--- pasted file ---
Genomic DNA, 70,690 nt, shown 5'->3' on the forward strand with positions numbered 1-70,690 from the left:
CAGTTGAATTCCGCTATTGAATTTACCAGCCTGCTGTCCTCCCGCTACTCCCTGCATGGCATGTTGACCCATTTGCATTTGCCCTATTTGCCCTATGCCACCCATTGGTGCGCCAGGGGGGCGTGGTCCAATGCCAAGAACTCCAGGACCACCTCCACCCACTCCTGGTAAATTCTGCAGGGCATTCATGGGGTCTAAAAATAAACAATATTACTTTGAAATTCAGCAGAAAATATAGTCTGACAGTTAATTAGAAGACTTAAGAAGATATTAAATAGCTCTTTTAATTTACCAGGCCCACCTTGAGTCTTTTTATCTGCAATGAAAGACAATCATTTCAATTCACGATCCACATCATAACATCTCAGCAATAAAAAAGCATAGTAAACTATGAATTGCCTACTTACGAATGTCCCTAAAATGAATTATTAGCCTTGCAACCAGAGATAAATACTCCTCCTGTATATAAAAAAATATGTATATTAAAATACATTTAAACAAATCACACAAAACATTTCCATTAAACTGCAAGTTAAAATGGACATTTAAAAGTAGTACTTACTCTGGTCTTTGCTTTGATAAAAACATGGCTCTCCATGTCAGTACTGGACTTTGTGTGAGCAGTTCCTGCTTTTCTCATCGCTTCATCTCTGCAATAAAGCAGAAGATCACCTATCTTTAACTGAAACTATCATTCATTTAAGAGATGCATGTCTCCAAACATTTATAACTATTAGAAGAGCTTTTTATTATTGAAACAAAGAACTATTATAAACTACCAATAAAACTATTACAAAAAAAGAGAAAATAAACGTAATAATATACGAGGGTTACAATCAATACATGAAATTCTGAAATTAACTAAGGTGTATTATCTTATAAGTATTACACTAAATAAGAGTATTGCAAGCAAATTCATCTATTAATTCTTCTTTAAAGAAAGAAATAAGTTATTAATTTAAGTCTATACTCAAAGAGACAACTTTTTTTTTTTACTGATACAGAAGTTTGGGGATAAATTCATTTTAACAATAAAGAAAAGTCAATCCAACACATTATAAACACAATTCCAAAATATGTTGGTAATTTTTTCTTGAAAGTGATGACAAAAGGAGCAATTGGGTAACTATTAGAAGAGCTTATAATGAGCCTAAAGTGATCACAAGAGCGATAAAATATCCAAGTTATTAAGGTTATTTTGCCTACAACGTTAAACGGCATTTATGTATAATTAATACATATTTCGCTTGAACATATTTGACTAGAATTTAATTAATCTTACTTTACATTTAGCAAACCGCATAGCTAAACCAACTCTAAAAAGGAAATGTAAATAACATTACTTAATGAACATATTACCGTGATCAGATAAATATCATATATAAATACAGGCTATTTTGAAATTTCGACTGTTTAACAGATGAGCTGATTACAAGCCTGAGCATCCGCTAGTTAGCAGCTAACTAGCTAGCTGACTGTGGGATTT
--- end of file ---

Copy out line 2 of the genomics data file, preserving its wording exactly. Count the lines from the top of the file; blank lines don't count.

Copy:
CAGTTGAATTCCGCTATTGAATTTACCAGCCTGCTGTCCTCCCGCTACTCCCTGCATGGCATGTTGACCCATTTGCATTTGCCCTATTTGCCCTATGCCACCCATTGGTGCGCCAGGGGGGCGTGGTCCAATGCCAAGAACTCCAGGACCACCTCCACCCACTCCTGGTAAATTCTGCAGGGCATTCATGGGGTCTAAAAATAAACAATATTACTTTGAAATTCAGCAGAAAATATAGTCTGACAGTTAATTAGAAGACTTAAGAAGATATTAAATAGCTCTTTTAATTTACCAGGCCCACCTTGAGTCTTTTTATCTGCAATGAAAGACAATCATTTCAATTCACGATCCACATCATAACATCTCAGCAATAAAAAAGCATAGTAAACTATGAATTGCCTACTTACGAATGTCCCTAAAATGAATTATTAGCCTTGCAACCAGAGATAAATACTCCTCCTGTATATAAAAAAATATGTATATTAAAATACATTTAAACAAATCACACAAAACATTTCCATTAAACTGCAAGTTAAAATGGACATTTAAAAGTAGTACTTACTCTGGTCTTTGCTTTGATAAAAACATGGCTCTCCATGTCAGTACTGGACTTTGTGTGAGCAGTTCCTGCTTTTCTCATCGCTTCATCTCTGCAATAAAGCAGAAGATCACCTATCTTTAACTGAAACTATCATTCATTTAAGAGATGCATGTCTCCAAACATTTATAACTATTAGAAGAGCTTTTTATTATTGAAACAAAGAACTATTATAAACTACCAATAAAACTATTACAAAAAAAGAGAAAATAAACGTAATAATATACGAGGGTTACAATCAATACATGAAATTCTGAAATTAACTAAGGTGTATTATCTTATAAGTATTACACTAAATAAGAGTATTGCAAGCAAATTCATCTATTAATTCTTCTTTAAAGAAAGAAATAAGTTATTAATTTAAGTCTATACTCAAAGAGACAACTTTTTTTTTTTACTGATACAGAAGTTTGGGGATAAATTCATTTTAACAATAAAGAAAAGTCAATCCAACACATTATAAACACAATTCCAAAATATGTTGGTAATTTTTTCTTGAAAGTGATGACAAAAGGAGCAATTGGGTAACTATTAGAAGAGCTTATAATGAGCCTAAAGTGATCACAAGAGCGATAAAATATCCAAGTTATTAAGGTTATTTTGCCTACAACGTTAAACGGCATTTATGTATAATTAATACATATTTCGCTTGAACATATTTGACTAGAATTTAATTAATCTTACTTTACATTTAGCAAACCGCATAGCTAAACCAACTCTAAAAAGGAAATGTAAATAACATTACTTAATGAACATATTACCGTGATCAGATAAATATCATATATAAATACAGGCTATTTTGAAATTTCGACTGTTTAACAGATGAGCTGATTACAAGCCTGAGCATCCGCTAGTTAGCAGCTAACTAGCTAGCTGACTGTGGGATTT